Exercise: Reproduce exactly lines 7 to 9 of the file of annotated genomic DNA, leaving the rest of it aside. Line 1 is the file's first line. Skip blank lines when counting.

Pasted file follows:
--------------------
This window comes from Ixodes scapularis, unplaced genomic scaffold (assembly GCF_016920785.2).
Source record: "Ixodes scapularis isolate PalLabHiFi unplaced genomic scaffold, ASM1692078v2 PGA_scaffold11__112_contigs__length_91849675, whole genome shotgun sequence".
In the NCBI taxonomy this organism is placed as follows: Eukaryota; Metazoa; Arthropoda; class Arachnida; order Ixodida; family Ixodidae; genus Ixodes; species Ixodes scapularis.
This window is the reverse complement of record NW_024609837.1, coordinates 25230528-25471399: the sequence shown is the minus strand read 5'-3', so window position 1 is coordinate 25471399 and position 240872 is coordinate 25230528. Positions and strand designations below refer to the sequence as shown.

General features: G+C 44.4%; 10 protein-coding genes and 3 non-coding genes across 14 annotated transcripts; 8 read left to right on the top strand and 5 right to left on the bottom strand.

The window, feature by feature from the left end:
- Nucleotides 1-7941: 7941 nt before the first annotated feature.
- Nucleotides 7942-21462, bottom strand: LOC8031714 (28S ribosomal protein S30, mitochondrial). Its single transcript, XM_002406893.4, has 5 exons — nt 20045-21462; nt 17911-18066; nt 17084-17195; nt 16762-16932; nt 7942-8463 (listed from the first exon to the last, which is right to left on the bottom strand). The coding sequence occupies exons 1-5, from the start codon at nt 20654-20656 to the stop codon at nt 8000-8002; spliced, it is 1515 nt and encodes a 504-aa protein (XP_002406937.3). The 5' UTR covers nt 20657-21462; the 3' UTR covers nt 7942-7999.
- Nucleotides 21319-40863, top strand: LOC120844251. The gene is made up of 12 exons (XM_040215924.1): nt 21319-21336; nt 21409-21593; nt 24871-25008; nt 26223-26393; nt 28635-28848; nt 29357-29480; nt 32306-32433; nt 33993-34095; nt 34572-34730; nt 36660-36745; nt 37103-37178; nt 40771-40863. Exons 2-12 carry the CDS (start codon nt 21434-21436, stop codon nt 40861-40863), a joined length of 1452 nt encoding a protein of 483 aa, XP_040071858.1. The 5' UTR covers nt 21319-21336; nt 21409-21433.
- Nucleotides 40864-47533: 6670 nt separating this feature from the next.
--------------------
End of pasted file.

- Nucleotides 1-7941: 7941 nt before the first annotated feature.
- Nucleotides 7942-21462, bottom strand: LOC8031714 (28S ribosomal protein S30, mitochondrial). Its single transcript, XM_002406893.4, has 5 exons — nt 20045-21462; nt 17911-18066; nt 17084-17195; nt 16762-16932; nt 7942-8463 (listed from the first exon to the last, which is right to left on the bottom strand). The coding sequence occupies exons 1-5, from the start codon at nt 20654-20656 to the stop codon at nt 8000-8002; spliced, it is 1515 nt and encodes a 504-aa protein (XP_002406937.3). The 5' UTR covers nt 20657-21462; the 3' UTR covers nt 7942-7999.
- Nucleotides 21319-40863, top strand: LOC120844251. The gene is made up of 12 exons (XM_040215924.1): nt 21319-21336; nt 21409-21593; nt 24871-25008; nt 26223-26393; nt 28635-28848; nt 29357-29480; nt 32306-32433; nt 33993-34095; nt 34572-34730; nt 36660-36745; nt 37103-37178; nt 40771-40863. Exons 2-12 carry the CDS (start codon nt 21434-21436, stop codon nt 40861-40863), a joined length of 1452 nt encoding a protein of 483 aa, XP_040071858.1. The 5' UTR covers nt 21319-21336; nt 21409-21433.